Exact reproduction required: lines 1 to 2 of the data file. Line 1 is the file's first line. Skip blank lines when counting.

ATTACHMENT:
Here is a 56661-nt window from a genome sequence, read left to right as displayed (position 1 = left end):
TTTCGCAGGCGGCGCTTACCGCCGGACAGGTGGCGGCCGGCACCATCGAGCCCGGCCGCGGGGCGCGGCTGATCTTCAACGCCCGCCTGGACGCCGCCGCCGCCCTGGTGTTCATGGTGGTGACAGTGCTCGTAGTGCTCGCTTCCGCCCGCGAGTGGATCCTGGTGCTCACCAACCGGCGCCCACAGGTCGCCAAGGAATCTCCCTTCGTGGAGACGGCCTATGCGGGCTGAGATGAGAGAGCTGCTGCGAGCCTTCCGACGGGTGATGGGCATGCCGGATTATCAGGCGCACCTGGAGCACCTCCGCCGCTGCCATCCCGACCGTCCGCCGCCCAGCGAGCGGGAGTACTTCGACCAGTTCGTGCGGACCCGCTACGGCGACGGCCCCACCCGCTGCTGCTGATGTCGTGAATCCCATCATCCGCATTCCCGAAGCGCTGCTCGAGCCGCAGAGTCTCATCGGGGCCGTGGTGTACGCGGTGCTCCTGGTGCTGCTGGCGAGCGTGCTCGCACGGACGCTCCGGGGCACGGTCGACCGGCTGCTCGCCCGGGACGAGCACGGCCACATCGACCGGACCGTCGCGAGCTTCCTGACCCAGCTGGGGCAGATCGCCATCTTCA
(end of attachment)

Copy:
Here is a 56661-nt window from a genome sequence, read left to right as displayed (position 1 = left end):
TTTCGCAGGCGGCGCTTACCGCCGGACAGGTGGCGGCCGGCACCATCGAGCCCGGCCGCGGGGCGCGGCTGATCTTCAACGCCCGCCTGGACGCCGCCGCCGCCCTGGTGTTCATGGTGGTGACAGTGCTCGTAGTGCTCGCTTCCGCCCGCGAGTGGATCCTGGTGCTCACCAACCGGCGCCCACAGGTCGCCAAGGAATCTCCCTTCGTGGAGACGGCCTATGCGGGCTGAGATGAGAGAGCTGCTGCGAGCCTTCCGACGGGTGATGGGCATGCCGGATTATCAGGCGCACCTGGAGCACCTCCGCCGCTGCCATCCCGACCGTCCGCCGCCCAGCGAGCGGGAGTACTTCGACCAGTTCGTGCGGACCCGCTACGGCGACGGCCCCACCCGCTGCTGCTGATGTCGTGAATCCCATCATCCGCATTCCCGAAGCGCTGCTCGAGCCGCAGAGTCTCATCGGGGCCGTGGTGTACGCGGTGCTCCTGGTGCTGCTGGCGAGCGTGCTCGCACGGACGCTCCGGGGCACGGTCGACCGGCTGCTCGCCCGGGACGAGCACGGCCACATCGACCGGACCGTCGCGAGCTTCCTGACCCAGCTGGGGCAGATCGCCATCTTCA